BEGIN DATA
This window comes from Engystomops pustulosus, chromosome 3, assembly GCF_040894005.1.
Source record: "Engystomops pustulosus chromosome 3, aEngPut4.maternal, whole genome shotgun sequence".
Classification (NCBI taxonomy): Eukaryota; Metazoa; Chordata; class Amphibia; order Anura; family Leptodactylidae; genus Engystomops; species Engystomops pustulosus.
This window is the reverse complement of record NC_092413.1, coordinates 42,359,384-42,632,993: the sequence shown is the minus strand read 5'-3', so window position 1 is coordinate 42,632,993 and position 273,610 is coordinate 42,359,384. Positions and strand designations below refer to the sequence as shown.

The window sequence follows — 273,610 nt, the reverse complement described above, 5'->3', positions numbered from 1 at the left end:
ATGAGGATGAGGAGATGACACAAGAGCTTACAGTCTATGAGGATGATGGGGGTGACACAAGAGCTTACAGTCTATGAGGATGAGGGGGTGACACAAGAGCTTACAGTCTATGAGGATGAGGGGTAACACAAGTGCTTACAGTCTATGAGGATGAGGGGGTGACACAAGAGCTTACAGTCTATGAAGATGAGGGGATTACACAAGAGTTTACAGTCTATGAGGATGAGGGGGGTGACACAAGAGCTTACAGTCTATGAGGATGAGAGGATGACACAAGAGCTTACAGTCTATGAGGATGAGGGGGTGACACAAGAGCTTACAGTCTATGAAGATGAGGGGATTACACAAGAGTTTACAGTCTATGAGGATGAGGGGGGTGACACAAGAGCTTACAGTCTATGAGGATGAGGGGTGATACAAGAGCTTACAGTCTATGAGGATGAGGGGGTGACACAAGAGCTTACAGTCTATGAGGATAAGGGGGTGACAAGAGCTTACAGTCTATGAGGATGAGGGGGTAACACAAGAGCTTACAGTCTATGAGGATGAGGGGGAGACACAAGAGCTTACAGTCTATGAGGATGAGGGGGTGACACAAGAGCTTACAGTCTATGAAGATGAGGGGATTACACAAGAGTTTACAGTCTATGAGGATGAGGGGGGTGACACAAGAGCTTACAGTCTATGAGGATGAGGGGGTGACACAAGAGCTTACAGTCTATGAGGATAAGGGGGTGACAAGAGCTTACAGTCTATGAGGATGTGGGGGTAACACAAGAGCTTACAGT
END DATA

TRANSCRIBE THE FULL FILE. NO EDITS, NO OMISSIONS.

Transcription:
This window comes from Engystomops pustulosus, chromosome 3, assembly GCF_040894005.1.
Source record: "Engystomops pustulosus chromosome 3, aEngPut4.maternal, whole genome shotgun sequence".
Classification (NCBI taxonomy): Eukaryota; Metazoa; Chordata; class Amphibia; order Anura; family Leptodactylidae; genus Engystomops; species Engystomops pustulosus.
This window is the reverse complement of record NC_092413.1, coordinates 42,359,384-42,632,993: the sequence shown is the minus strand read 5'-3', so window position 1 is coordinate 42,632,993 and position 273,610 is coordinate 42,359,384. Positions and strand designations below refer to the sequence as shown.

The window sequence follows — 273,610 nt, the reverse complement described above, 5'->3', positions numbered from 1 at the left end:
ATGAGGATGAGGAGATGACACAAGAGCTTACAGTCTATGAGGATGATGGGGGTGACACAAGAGCTTACAGTCTATGAGGATGAGGGGGTGACACAAGAGCTTACAGTCTATGAGGATGAGGGGTAACACAAGTGCTTACAGTCTATGAGGATGAGGGGGTGACACAAGAGCTTACAGTCTATGAAGATGAGGGGATTACACAAGAGTTTACAGTCTATGAGGATGAGGGGGGTGACACAAGAGCTTACAGTCTATGAGGATGAGAGGATGACACAAGAGCTTACAGTCTATGAGGATGAGGGGGTGACACAAGAGCTTACAGTCTATGAAGATGAGGGGATTACACAAGAGTTTACAGTCTATGAGGATGAGGGGGGTGACACAAGAGCTTACAGTCTATGAGGATGAGGGGTGATACAAGAGCTTACAGTCTATGAGGATGAGGGGGTGACACAAGAGCTTACAGTCTATGAGGATAAGGGGGTGACAAGAGCTTACAGTCTATGAGGATGAGGGGGTAACACAAGAGCTTACAGTCTATGAGGATGAGGGGGAGACACAAGAGCTTACAGTCTATGAGGATGAGGGGGTGACACAAGAGCTTACAGTCTATGAAGATGAGGGGATTACACAAGAGTTTACAGTCTATGAGGATGAGGGGGGTGACACAAGAGCTTACAGTCTATGAGGATGAGGGGGTGACACAAGAGCTTACAGTCTATGAGGATAAGGGGGTGACAAGAGCTTACAGTCTATGAGGATGTGGGGGTAACACAAGAGCTTACAGT